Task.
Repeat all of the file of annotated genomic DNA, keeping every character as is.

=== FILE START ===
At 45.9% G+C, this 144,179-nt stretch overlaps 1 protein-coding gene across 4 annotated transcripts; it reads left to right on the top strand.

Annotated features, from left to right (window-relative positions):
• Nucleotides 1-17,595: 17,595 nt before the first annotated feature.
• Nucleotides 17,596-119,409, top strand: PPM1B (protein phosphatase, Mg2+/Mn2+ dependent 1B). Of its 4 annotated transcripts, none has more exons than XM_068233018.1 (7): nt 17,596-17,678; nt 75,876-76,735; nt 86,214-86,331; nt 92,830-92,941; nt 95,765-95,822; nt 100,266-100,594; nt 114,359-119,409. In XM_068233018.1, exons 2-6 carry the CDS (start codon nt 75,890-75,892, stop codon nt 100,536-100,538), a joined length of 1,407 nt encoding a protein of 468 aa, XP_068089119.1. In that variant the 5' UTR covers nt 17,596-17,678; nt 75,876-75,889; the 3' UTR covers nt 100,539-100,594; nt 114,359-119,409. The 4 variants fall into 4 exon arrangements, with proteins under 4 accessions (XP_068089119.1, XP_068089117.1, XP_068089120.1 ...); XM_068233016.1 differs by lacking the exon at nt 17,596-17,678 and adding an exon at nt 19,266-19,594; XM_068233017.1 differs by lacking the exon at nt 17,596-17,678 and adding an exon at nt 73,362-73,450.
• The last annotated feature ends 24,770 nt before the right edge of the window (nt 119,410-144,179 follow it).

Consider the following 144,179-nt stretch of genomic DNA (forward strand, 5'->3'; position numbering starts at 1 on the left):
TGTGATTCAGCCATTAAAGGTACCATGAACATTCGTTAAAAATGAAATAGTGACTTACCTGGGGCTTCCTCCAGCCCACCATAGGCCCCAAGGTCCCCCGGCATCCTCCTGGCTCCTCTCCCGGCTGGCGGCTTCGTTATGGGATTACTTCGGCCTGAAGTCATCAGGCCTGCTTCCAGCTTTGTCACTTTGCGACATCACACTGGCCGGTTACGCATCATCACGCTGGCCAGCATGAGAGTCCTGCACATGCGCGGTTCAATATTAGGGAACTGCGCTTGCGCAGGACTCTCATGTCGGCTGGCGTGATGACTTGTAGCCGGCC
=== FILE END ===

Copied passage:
At 45.9% G+C, this 144,179-nt stretch overlaps 1 protein-coding gene across 4 annotated transcripts; it reads left to right on the top strand.

Annotated features, from left to right (window-relative positions):
• Nucleotides 1-17,595: 17,595 nt before the first annotated feature.
• Nucleotides 17,596-119,409, top strand: PPM1B (protein phosphatase, Mg2+/Mn2+ dependent 1B). Of its 4 annotated transcripts, none has more exons than XM_068233018.1 (7): nt 17,596-17,678; nt 75,876-76,735; nt 86,214-86,331; nt 92,830-92,941; nt 95,765-95,822; nt 100,266-100,594; nt 114,359-119,409. In XM_068233018.1, exons 2-6 carry the CDS (start codon nt 75,890-75,892, stop codon nt 100,536-100,538), a joined length of 1,407 nt encoding a protein of 468 aa, XP_068089119.1. In that variant the 5' UTR covers nt 17,596-17,678; nt 75,876-75,889; the 3' UTR covers nt 100,539-100,594; nt 114,359-119,409. The 4 variants fall into 4 exon arrangements, with proteins under 4 accessions (XP_068089119.1, XP_068089117.1, XP_068089120.1 ...); XM_068233016.1 differs by lacking the exon at nt 17,596-17,678 and adding an exon at nt 19,266-19,594; XM_068233017.1 differs by lacking the exon at nt 17,596-17,678 and adding an exon at nt 73,362-73,450.
• The last annotated feature ends 24,770 nt before the right edge of the window (nt 119,410-144,179 follow it).

Consider the following 144,179-nt stretch of genomic DNA (forward strand, 5'->3'; position numbering starts at 1 on the left):
TGTGATTCAGCCATTAAAGGTACCATGAACATTCGTTAAAAATGAAATAGTGACTTACCTGGGGCTTCCTCCAGCCCACCATAGGCCCCAAGGTCCCCCGGCATCCTCCTGGCTCCTCTCCCGGCTGGCGGCTTCGTTATGGGATTACTTCGGCCTGAAGTCATCAGGCCTGCTTCCAGCTTTGTCACTTTGCGACATCACACTGGCCGGTTACGCATCATCACGCTGGCCAGCATGAGAGTCCTGCACATGCGCGGTTCAATATTAGGGAACTGCGCTTGCGCAGGACTCTCATGTCGGCTGGCGTGATGACTTGTAGCCGGCC